Comprehensive Eye Exam: 7 Things You Need to Understand
So what exactly is a comprehensive eye exam and why should you do it?
Eye care centers do this exam to detect eye diseases such as cataracts, macular degeneration, retinal detachments, and glaucoma, as well as detecting high blood pressure and diabetes.
Read on to understand further.
Why is an eye exam important in improving vision care? Here are some things to consider before getting one:
1. The eye care professional may ask about your history
Not your life history — but something to do with any vision or eye problems you may have encountered. The doctor might ask you some questions regarding your overall health as well.
Your history will determine your present case
Your medication, lifestyle, and any environmental or work-related conditions that might affect your eye health will be taken into consideration.
The doctor may also ask about any eye defect history in your family.
2. A measurement of your visual acuity may be done
During an eye exam, the visual acuity of each eye is measured, first individually, then together.
Each eye is examined
Visual acuity is also measured both with and without corrective lenses and whether near or far.
The refractions of each eye will be measured too.
3. The doctor may conduct preliminary tests
Which may include evaluations of color vision, eye muscle movement, depth perception, the way your pupils respond to light, and side or peripheral vision.
What other factors does a preliminary test assess?
General eye health and specific aspects of your visual function are also assessed.
Yep, you may undergo several preliminary tests.
4. You will undergo retinoscopy
Retinoscopy is done early in the vision test to get an estimate of your eyeglass prescription.
How is it done?
During this procedure, the lights will be dimmed and the eye examinee will be asked to focus at the "E" on the eye chart.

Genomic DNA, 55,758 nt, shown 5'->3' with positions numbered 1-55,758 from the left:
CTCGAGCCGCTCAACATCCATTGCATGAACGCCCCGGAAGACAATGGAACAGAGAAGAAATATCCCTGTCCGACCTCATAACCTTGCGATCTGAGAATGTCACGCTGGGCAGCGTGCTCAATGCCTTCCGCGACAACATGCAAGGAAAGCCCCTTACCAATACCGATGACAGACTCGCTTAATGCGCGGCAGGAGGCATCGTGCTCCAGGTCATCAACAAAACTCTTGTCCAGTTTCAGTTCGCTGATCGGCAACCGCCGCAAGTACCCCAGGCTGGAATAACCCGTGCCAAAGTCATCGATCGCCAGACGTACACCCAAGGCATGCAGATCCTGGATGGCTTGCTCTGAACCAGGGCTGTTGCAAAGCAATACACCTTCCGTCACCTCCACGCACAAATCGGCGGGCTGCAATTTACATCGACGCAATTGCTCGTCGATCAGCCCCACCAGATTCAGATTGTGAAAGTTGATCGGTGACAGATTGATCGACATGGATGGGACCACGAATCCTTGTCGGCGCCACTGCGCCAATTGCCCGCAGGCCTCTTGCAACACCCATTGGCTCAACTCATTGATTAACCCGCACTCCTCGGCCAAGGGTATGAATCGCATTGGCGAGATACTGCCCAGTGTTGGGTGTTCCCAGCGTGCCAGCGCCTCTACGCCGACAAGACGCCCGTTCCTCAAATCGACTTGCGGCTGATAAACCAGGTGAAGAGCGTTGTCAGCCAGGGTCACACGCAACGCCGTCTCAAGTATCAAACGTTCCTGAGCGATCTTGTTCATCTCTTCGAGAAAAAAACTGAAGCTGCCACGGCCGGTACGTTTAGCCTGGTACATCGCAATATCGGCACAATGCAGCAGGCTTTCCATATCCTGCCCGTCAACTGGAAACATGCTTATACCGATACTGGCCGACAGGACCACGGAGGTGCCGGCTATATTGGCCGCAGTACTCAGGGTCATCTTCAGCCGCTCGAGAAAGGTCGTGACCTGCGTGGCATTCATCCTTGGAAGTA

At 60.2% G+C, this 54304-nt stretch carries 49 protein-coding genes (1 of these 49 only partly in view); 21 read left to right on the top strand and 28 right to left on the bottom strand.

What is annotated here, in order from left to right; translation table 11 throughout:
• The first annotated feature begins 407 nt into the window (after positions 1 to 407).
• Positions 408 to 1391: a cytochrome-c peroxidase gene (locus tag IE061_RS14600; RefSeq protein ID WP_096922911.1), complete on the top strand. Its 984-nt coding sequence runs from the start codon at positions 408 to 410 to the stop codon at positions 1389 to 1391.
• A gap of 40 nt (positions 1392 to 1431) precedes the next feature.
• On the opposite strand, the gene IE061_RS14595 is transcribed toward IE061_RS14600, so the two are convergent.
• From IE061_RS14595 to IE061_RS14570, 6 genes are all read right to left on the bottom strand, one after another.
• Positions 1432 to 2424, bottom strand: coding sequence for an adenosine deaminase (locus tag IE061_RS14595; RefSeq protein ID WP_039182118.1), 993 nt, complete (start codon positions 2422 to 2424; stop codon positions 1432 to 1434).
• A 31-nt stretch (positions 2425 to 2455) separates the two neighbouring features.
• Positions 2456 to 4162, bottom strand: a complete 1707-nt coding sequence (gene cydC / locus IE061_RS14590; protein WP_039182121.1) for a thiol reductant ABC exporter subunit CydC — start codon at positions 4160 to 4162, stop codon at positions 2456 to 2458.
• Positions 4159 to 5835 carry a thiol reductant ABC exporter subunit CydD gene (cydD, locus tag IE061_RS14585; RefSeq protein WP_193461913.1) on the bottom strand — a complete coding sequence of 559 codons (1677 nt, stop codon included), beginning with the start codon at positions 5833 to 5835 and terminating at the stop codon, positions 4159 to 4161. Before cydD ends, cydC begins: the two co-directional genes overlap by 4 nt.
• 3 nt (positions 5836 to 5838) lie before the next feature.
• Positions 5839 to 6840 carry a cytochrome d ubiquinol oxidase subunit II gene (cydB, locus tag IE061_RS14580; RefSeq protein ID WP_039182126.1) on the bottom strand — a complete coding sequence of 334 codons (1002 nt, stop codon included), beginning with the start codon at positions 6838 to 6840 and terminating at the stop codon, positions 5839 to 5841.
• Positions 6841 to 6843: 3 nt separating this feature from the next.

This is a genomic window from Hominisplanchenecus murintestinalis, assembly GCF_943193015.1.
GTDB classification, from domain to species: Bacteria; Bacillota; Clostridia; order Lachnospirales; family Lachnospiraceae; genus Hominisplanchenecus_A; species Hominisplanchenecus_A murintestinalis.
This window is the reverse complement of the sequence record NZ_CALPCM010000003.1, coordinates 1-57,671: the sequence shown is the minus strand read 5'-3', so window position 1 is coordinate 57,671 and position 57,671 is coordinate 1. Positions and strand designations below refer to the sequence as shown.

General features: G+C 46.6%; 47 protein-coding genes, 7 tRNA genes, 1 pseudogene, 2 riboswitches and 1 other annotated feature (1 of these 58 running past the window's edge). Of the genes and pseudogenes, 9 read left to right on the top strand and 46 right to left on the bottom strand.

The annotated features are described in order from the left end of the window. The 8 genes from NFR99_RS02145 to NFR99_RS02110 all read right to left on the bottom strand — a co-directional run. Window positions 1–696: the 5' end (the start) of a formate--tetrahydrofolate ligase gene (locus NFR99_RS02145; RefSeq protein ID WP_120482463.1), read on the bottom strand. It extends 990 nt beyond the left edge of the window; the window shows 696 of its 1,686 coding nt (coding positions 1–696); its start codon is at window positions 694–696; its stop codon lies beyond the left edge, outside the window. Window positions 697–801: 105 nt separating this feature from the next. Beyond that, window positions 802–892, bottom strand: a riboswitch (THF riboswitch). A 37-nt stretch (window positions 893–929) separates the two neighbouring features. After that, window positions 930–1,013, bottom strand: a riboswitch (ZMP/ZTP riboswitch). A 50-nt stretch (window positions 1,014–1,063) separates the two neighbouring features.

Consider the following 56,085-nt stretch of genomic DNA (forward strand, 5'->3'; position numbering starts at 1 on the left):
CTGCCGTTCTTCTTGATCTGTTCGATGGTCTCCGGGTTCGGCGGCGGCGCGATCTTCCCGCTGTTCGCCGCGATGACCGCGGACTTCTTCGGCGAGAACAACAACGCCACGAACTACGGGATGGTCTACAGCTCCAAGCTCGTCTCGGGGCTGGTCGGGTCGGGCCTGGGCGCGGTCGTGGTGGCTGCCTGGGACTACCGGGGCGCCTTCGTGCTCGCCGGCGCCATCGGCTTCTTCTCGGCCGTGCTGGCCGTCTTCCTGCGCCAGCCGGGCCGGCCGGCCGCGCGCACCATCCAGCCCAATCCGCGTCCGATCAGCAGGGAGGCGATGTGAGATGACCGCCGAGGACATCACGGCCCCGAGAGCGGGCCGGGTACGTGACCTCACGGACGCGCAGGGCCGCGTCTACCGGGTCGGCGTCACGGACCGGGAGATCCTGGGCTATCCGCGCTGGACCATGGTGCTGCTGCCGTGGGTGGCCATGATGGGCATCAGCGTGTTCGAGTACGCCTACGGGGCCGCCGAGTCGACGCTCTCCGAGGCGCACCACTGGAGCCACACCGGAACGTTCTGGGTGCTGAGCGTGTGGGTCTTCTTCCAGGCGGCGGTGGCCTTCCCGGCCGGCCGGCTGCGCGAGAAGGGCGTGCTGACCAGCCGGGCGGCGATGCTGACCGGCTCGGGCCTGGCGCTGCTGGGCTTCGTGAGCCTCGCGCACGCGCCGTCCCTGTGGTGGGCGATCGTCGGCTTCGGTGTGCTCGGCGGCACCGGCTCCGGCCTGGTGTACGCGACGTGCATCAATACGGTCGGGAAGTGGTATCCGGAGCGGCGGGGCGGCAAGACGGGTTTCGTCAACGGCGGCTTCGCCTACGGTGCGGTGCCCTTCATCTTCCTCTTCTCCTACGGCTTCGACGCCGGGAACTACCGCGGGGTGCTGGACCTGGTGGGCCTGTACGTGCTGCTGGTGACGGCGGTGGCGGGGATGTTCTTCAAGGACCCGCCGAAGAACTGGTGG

While staring at the "E," the doctor will then shine a light on your eye and will interchange lenses in a machine in front of your eyes.
This test estimates which lens powers will best correct your ‘distance vision.’
How well do you think you can read from a ‘distance’?
5. You may be tested for glaucoma
This test will basically measure the pressure inside your eyes.
The usual glaucoma test is called the air puff test, or non-contact tonometry (NCT).
How is it done?
The doctor will literally puff a small burst of air into your eye while it is open. The tonometer won't touch your eye and the process is painless.
Image source: Evansandpiggotteyecare.com
6. You may also undergo a color blindness test
To rule out if you are color blind, this test is done early during a comprehensive eye exam.
Can color blindness affect other eye problems?
Basically yes. Color blindness can detect hereditary color vision problems.
Being color blind is something that a person with color blindness may not know earlier.
7. It is always best to talk to an eye care professional
Before you undergo any eye exam or any medical exam, in particular, it is best to consult an expert first.
It is best that we have clarity with our eye care decisions before submitting to a vision test.
There might be findings that are not clear, and there might be a need for a more in-depth assessment.
Also, you may need to be directed the right type of eye exam to take. Else, you could waste money on nothing!
Your doctor is the best person to consult whether or not you need an eye test.
Don't be a sight for sore eyes, and make sure that you understand the factors that come with a comprehensive eye exam.
We are all about preventive health care here, and our eyes are usually the ones that we can prevent from getting deteriorated. So might we might as well go to a vision center to ask if we need an eye checkup.
Take care of your eyes as much as possible, because they are the windows to the soul!
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